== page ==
Depression is not something that a parent can treat or a coach can treat. They need to make the referral to mental health professionals, probably a psychiatrist. A good way to start oftentimes is by checking in with the pediatrician or primary care doctor. Oftentimes they will have a list of referrals that they have experienced with and they’re the quarterback on the medical team.
Part of this is once you’ve had a depression, you may have a depression. The treatment may be good and when we dismiss people from treatment and we let the primary care doctor know so that if that comes up again, they’re more alert to it, and they’re monitoring.
Parents can be involved in the treatment. Coaches can be involved in treatment. Oftentimes the best thing a coach can do is to make sure that a depressed kid doesn’t leave the team, if it’s a team thing. That they can maintain contact, that they have a sense of purpose, even if they’re not participating, they’re going to take some time, and that the team is supportive, and oftentimes allow the athlete to address the team about this.
And oftentimes with maybe a psychiatrist or a psychologist or a therapist coming to talk about what this is, because that’s one of those great experiences of athletics. Somebody you really care about that’s going through this difficult time and you don’t know about it and it’s really scary. And so if somebody comes in and says, “I trust you all, and you’re my team, and you need to know this. I’m going to get better, but this is what’s going on.” Then it demystifies the whole idea, and then everybody else is on board. It’s like oh yeah, I know about that, and then they’re more alert to it in the future, both in themselves and in other people, not necessarily athletes.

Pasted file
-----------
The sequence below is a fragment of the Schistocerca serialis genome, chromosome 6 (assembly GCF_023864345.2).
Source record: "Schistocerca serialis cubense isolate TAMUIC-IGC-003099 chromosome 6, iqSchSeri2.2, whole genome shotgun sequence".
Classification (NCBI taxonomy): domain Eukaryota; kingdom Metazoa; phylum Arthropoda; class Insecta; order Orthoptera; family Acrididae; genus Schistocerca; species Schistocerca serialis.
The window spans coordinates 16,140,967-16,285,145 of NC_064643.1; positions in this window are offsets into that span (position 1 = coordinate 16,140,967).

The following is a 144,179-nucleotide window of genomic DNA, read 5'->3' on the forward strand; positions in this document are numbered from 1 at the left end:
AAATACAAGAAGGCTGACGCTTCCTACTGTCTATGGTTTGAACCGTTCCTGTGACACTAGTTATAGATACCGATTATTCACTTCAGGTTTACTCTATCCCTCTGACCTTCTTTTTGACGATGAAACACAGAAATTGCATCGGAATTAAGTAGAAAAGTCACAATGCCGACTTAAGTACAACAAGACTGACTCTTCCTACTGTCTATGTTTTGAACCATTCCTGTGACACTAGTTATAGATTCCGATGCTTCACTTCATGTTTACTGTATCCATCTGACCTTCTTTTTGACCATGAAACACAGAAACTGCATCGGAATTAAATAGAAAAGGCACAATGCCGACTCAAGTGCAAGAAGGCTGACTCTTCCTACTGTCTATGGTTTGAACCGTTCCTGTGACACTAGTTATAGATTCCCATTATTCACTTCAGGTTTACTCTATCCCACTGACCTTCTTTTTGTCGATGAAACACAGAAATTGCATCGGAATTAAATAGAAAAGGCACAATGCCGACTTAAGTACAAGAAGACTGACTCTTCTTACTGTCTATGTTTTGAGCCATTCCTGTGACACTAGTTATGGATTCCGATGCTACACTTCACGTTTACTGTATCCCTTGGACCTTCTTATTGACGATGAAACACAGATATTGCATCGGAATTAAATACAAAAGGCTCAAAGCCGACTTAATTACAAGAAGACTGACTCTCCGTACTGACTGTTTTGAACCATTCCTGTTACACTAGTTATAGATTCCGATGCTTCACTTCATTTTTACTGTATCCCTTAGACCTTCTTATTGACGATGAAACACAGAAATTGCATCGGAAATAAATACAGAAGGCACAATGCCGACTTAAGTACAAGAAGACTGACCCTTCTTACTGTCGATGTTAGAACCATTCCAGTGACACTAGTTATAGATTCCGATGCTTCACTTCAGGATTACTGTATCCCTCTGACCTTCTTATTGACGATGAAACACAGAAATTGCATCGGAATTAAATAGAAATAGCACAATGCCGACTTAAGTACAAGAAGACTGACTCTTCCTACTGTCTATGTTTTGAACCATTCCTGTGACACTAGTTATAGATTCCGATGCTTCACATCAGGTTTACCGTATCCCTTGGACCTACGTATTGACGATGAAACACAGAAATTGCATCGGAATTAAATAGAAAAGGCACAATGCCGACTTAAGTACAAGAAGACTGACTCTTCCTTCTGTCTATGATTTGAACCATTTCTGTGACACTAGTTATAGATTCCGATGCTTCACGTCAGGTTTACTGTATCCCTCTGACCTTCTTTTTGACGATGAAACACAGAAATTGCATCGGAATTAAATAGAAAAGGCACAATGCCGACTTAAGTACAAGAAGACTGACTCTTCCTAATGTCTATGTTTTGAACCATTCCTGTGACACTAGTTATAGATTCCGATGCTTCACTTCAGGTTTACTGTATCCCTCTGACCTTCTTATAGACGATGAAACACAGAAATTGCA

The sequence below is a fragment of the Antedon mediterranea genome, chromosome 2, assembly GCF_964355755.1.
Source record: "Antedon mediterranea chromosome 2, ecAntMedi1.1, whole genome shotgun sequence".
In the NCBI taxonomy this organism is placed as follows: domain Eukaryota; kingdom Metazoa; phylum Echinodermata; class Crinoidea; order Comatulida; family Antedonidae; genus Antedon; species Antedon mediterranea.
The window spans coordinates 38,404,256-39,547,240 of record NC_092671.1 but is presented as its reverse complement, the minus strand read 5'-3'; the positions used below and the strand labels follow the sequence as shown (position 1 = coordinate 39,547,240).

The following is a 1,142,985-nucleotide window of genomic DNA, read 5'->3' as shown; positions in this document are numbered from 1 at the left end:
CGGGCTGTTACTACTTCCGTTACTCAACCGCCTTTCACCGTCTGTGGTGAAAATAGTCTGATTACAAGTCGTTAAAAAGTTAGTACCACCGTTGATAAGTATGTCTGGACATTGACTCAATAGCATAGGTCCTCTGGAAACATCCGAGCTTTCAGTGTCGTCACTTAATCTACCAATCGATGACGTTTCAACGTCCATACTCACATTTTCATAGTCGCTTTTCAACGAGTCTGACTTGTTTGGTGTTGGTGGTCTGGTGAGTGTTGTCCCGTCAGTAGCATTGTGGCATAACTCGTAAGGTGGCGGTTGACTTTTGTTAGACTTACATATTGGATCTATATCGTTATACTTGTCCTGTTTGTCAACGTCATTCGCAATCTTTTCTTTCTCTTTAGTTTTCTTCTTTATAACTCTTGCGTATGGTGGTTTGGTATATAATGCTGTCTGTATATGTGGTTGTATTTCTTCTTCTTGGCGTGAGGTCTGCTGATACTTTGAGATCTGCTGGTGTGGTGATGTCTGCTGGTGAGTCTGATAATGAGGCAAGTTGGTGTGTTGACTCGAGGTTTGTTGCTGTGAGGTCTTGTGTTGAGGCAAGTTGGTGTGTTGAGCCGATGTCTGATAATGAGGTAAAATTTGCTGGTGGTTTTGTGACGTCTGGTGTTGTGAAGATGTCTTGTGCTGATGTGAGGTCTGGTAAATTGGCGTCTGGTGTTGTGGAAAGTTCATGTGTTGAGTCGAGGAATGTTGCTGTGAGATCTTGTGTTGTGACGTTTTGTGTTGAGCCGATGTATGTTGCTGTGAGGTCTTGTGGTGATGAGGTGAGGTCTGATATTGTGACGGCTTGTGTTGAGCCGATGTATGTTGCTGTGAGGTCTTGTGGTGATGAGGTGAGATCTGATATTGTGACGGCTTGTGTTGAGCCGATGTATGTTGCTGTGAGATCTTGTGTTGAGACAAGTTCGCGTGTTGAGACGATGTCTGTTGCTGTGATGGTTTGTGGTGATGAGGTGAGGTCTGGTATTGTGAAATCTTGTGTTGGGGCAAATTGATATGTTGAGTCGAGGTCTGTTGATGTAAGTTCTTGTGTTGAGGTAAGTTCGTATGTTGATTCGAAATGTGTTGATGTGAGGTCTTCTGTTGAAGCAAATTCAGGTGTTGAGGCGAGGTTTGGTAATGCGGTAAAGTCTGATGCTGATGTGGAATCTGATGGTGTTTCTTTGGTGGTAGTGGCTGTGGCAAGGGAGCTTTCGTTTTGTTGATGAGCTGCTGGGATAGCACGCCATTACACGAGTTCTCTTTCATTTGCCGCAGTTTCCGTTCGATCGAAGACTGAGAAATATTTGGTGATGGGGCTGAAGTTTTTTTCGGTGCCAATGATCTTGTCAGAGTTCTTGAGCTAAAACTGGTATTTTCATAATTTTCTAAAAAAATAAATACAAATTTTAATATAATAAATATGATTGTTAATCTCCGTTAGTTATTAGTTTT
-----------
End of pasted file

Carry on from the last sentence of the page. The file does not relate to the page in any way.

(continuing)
Anxiety is common, it’s normal, and when kids have anxiety that you deal with it at home by identifying what it is and figuring out a solution. If coaches identify anxiety, they do the same thing, they set the bar lower. They set opportunity for success. They normalize anxiety. As long as there’s recovery, they’ve figured out a recovery time, and that’s one thing that coaches and parents can do, continually build mental health, work towards healthy behaviors, model healthy behaviors, healthy communication. And that’s how we can circle back to really taking a preventive approach towards the mental illnesses that athletics can contribute to.